China has demanded Canada release a Huawei Technologies executive who was arrested in a case that adds to tensions with Washington and threatens to complicate trade talks.
Huawei’s chief financial officer, Meng Wanzhou, faces possible extradition to the United States, according to Canadian authorities.
The Globe and Mail newspaper, citing law enforcement sources, said she was accused of trying to evade US curbs on trade with Iran.
The timing is awkward following the announcement of a US-Chinese ceasefire in a tariff war over Beijing’s technology policy.
Meng was detained in Vancouver on Saturday, the day Presidents Donald Trump and Xi Jinping met in Argentina and announced their deal.
Canadian Prime Minister Justin Trudeau said he was given a few days advance notice of the intention of Canadian authorities to arrest her but said it was the decision of law enforcement and there was no political interference.
“I can assure everyone that we are a country of an independent judiciary and the appropriate authorities took the decisions in this case without any political involvement or interference,” Trudeau said.
He also said he could not comment further because of a publication ban.
A spokesman for Canada’s justice department said Meng requested the ban and the department could not comment further.
Stock markets tumbled on the news, fearing renewed US-Chinese tensions that threaten global economic growth.
Hong Kong’s Hang Seng lost 2.5% and the DAX in Germany sank 1.8%.
In the US, stocks knocked more than 780 points off the Dow Jones Industrial Average before the Dow rallied to finish just 79 points down.
The Chinese Embassy in Ottawa said Meng broke no US or Canadian laws and demanded Canada “immediately correct the mistake” and release her.
“The Chinese side expresses firm opposition and strongly protests this serious violation of human rights,” said an embassy statement.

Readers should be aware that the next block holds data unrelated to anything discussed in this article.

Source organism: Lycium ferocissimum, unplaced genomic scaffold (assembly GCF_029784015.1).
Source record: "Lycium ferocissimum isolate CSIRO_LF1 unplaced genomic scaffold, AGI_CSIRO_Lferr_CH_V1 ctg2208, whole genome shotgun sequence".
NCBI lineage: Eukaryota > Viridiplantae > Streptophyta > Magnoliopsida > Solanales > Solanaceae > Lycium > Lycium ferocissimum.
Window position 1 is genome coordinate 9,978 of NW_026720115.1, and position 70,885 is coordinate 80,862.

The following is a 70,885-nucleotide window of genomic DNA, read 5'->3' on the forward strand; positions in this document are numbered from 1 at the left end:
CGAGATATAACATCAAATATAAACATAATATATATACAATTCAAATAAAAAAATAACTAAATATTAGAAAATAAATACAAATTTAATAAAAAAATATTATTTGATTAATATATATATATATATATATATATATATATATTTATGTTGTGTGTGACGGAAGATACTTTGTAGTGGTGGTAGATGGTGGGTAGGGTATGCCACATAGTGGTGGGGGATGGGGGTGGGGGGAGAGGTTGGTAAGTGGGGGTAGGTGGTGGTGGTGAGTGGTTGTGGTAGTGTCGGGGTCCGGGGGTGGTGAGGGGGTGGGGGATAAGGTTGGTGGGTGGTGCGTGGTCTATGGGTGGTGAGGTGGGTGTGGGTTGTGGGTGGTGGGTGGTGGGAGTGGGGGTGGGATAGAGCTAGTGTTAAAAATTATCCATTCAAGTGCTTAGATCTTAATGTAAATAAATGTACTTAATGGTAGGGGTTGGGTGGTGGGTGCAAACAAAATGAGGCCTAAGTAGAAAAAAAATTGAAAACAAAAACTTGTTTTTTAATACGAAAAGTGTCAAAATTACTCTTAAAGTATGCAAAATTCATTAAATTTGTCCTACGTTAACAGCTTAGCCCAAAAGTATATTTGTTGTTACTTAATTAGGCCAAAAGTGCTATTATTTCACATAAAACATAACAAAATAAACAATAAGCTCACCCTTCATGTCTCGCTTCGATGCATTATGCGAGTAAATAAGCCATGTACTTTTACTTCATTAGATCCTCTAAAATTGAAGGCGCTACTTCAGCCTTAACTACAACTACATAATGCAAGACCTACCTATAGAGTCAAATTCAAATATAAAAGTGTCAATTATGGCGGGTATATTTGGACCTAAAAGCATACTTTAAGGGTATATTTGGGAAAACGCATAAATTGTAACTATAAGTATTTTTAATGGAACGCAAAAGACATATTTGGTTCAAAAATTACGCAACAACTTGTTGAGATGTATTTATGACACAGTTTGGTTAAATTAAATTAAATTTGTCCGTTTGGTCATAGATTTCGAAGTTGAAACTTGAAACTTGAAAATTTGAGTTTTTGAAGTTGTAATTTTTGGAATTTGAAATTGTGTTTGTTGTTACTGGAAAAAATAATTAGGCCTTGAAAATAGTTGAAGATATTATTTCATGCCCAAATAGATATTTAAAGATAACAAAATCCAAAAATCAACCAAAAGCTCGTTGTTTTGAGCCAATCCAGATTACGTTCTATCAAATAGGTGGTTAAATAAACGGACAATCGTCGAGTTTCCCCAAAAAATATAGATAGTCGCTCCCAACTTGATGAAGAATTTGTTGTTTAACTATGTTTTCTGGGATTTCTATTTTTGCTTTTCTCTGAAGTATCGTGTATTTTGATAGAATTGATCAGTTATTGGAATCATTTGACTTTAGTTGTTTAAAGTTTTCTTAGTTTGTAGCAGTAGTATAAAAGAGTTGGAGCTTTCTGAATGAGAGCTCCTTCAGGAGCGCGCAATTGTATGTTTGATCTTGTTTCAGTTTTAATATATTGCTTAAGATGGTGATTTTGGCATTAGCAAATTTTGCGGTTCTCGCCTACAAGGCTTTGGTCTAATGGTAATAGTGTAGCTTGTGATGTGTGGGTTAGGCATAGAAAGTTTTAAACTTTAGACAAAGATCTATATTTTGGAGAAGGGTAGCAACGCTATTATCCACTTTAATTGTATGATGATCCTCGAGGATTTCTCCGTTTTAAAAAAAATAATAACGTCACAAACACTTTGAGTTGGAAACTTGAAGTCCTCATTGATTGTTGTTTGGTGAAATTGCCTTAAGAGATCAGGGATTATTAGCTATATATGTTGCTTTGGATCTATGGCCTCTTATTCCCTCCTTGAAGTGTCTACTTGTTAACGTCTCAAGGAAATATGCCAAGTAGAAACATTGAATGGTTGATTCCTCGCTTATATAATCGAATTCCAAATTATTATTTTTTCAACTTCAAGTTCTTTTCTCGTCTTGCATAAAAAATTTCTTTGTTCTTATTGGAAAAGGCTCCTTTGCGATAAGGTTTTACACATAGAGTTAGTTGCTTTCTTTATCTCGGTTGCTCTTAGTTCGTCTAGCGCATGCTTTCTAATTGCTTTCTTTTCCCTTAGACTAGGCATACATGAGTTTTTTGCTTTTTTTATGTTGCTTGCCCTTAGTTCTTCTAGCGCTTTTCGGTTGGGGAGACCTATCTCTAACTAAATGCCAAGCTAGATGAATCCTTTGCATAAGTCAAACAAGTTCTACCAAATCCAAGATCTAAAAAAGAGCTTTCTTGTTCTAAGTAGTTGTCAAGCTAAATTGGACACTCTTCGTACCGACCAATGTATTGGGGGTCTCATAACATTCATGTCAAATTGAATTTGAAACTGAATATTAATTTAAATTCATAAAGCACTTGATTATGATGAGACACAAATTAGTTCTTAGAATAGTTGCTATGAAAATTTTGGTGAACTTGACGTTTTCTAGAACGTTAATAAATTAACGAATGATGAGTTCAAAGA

Huawei Technologies Ltd, the biggest global supplier of network gear used by phone and internet companies, has been the target of deepening US security concerns.
Washington has pressured European countries and other allies to limit use of its technology.
The US sees Huawei and smaller Chinese tech suppliers as possible fronts for Chinese spying and as commercial competitors that the Trump administration says benefit from improper subsidies and market barriers.
Trump’s tariff hikes this year on Chinese imports stemmed from complaints Beijing steals or pressures foreign companies to hand over technology.
But American officials also worry more broadly about Chinese plans for state-led industry development they worry might erode US industrial leadership.
US leaders also worry that Beijing is using the growth of Chinese business abroad to gain strategic leverage.
“The United States is stepping up containment of China in all respects,” said Zhu Feng, an international relations expert at Nanjing University.
He said targeting Huawei, one of the most successful Chinese companies, “will trigger anti-US sentiment in China”.
“The incident could turn out to be a breaking point,” Zhu said.
Last month, New Zealand blocked a mobile phone company from using Huawei equipment, saying it posed a “significant network security risk”.
In August, Australia banned the company from working on the country’s fifth-generation network due to security concerns.
Meng was changing flights in Canada when she was detained “on behalf of the United States of America” to face “unspecified charges” in New York, according to a Huawei statement.
“The company has been provided very little information regarding the charges and is not aware of any wrongdoing by Ms Meng,” the statement said.
A US Justice Department spokesman declined to comment.
Meng is a prominent member of China’s business world as deputy chairman of Huawei’s board and the daughter of its founder Ren Zhengfei, a former Chinese military engineer.